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Inside WFU

Wake Forest news for faculty and staff

Arts Council campaign update

A message from President Nathan Hatch to Wake Forest faculty and staff:

All of us at Wake Forest University benefit from being part of Winston-Salem, the “city of arts and innovation.” One major factor behind this area’s vibrancy – and a cause that we hope you’ll join in supporting – is the Arts Council of Winston-Salem.

Wake Forest University officially comes to faculty and staff twice a year for major fundraising campaigns outside of our own development efforts: one is for the United Way, and the other is for the Arts Council. We hope you will take a moment to consider supporting the 2015 Arts Council Campaign by clicking on this link to make your own tax-deductible contribution.

I am pleased that Erica Still, Associate Professor of English, has agreed to join me in leading our campus Arts Council campaign this year. In accepting my request to give leadership to this effort, Erica stated in a particularly compelling way why she supports the arts in our community:

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Fun times at the Feb. 26th Women’s Basketball vs. Miami

B9bYEasCMAI_UgcThursday, February 26 the women’s basketball team will host Miami at 7 p.m. at the Lawrence Joel Veterans Memorial Coliseum. All WFU faculty and staff members and their families are invited free of charge when they show a Wake Forest University ID. There will be giveaways just for faculty and staff, in-game recognitions and performances by Wake Forest students.

For more information call Kathleen Hurley at 336-758-5011.

Visit Wake Forest Sports for more information about women’s basketball and follow @WakeWBB on Twitter.

Parking lot closures this week

The Office of Parking and Transportation shared the following parking closure information and provided parking recommendations/options for faculty and staff for Thursday and Friday, February 19 and 20.

Whenever parking lots are closed, the office recommends alternative modes of transportation such as carpooling, bicycles or mass transit to reduce the demand for parking during these times.

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Founders’ Day Convocation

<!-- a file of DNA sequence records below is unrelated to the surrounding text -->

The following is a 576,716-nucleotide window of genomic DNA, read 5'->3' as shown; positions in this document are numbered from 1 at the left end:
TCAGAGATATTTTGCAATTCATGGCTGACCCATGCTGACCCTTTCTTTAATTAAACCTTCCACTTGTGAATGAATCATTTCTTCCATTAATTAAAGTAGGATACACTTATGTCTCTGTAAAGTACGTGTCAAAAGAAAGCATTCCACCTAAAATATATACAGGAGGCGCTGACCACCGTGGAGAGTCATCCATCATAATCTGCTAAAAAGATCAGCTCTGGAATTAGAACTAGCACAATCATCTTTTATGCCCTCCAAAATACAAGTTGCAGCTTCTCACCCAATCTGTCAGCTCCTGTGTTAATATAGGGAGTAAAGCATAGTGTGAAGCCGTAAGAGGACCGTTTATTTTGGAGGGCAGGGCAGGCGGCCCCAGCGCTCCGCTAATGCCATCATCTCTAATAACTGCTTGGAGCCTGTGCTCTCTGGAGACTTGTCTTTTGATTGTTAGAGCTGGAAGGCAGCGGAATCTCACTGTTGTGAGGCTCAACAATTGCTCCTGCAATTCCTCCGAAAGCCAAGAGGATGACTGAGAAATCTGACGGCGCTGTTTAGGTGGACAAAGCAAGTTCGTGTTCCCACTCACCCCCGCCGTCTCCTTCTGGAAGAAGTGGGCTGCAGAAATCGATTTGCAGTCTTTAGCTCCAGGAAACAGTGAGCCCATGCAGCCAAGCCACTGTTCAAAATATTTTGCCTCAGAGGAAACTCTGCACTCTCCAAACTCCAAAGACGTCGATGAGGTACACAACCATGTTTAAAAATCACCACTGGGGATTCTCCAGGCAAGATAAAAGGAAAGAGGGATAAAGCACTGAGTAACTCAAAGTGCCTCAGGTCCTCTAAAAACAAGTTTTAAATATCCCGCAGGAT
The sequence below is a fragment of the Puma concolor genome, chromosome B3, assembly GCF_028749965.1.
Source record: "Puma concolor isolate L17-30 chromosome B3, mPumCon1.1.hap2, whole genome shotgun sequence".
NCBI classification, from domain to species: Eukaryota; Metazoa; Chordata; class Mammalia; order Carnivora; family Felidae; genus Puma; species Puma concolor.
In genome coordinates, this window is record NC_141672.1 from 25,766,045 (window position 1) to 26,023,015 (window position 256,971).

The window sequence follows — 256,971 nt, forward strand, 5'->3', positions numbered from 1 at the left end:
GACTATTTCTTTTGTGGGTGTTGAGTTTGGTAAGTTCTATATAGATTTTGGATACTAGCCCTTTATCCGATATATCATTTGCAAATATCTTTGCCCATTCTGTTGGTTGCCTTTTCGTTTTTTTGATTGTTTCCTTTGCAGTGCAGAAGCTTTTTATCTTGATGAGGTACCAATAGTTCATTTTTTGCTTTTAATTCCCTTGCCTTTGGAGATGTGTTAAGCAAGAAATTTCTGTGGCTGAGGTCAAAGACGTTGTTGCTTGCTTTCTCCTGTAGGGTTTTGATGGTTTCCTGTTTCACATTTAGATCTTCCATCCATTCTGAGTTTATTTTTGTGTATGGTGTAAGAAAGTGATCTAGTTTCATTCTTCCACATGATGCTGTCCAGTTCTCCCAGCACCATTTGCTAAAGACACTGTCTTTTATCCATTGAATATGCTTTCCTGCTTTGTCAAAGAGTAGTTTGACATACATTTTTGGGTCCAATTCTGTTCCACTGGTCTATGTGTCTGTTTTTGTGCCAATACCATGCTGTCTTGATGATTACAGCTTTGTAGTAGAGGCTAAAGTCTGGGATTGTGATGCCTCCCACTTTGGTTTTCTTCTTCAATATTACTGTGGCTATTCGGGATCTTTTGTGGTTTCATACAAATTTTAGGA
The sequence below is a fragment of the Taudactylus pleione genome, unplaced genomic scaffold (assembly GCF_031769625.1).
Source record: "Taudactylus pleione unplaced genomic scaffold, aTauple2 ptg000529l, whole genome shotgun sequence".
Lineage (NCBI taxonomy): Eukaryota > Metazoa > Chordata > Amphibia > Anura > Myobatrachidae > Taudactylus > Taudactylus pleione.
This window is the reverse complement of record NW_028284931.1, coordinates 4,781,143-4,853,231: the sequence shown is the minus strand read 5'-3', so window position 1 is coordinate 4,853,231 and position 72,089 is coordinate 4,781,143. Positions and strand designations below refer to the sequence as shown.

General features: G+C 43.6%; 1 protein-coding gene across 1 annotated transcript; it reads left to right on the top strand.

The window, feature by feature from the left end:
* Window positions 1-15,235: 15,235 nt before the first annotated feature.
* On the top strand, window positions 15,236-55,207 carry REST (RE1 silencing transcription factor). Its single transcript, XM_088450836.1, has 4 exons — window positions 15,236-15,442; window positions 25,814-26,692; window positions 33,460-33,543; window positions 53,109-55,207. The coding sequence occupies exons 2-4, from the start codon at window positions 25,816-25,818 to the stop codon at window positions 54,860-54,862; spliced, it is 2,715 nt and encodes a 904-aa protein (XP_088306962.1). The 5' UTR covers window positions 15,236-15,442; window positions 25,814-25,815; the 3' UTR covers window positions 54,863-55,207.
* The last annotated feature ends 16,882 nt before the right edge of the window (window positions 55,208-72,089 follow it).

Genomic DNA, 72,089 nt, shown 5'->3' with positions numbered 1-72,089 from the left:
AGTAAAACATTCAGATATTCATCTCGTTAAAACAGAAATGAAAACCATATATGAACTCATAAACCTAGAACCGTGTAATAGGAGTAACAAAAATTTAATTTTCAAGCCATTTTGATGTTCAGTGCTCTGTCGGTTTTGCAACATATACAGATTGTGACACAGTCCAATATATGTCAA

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Each year, the Wake Forest family gathers for the Founders’ Day Convocation to observe the University’s founding in February of 1834. Wake Forest will hold Founders’ Day Convocation on Thursday, Feb. 19, at 4 p.m. in Wait Chapel.

The Medallion of Merit, the highest honor bestowed by the University, will be awarded at the event. Faculty awards in the areas of advising, teaching and service will also be presented. Three seniors will read their winning orations, and a senior video honoring the Class of 2015 will be screened.

The Office of the Provost will be hosting a reception following the Convocation in Scales Fine Arts Center, Lower Lobby.

Raper named director of University Counseling Center

Headshot-edited-darkerer-214x300James Raper has been named director of the University Counseling Center (UCC). Raper joined Wake Forest as a staff counselor in 2002 and has most recently served as the Center’s interim director.

Wake Forest University is dedicated to the pursuit of excellence in the tradition of liberal learning — the improvement of both mind and character. The UCC’s mission is to encourage, support and assist students in this pursuit by providing a broad range of psychological, counseling and educational services to deal with personal, interpersonal, vocational and academic issues.

In addition to the free and confidential counseling provided to all WFU students, the Counseling Center also provides outreach programs and consultation services to students, faculty and staff; classroom teaching; and training for graduate students in counseling.

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Snow day resources available for optional remote classes

With potential snow days ahead, Information Systems has resources available to help faculty deliver content to students online, synchronously or asynchronously from home. All that is needed is a computer or mobile device and an internet connection. Faculty can deliver slides, videos, spreadsheets, images, or web pages and narrate using messaging, voice, or a webcam. Learners can participate by offering discussion and comments via messaging, voice, or webcam as well.

For more on how to run a dynamic, interactive, virtual class using VoiceThread, Show and Share, or WebEx, visit the faculty snow day resources page at go.wfu.edu/snowdaytech.

History class collaborates with Project Re-entry for art exhibit

blee23“Release: From Stigma to Acceptance,” which opened on Saturday, Jan. 17 at the Sawtooth School for Visual Art in Winston-Salem, features the words and art of formerly incarcerated offenders and was a collaboration between Project Re-entry of the Piedmont Triad Regional Council and students in Lisa Blee’s public history course.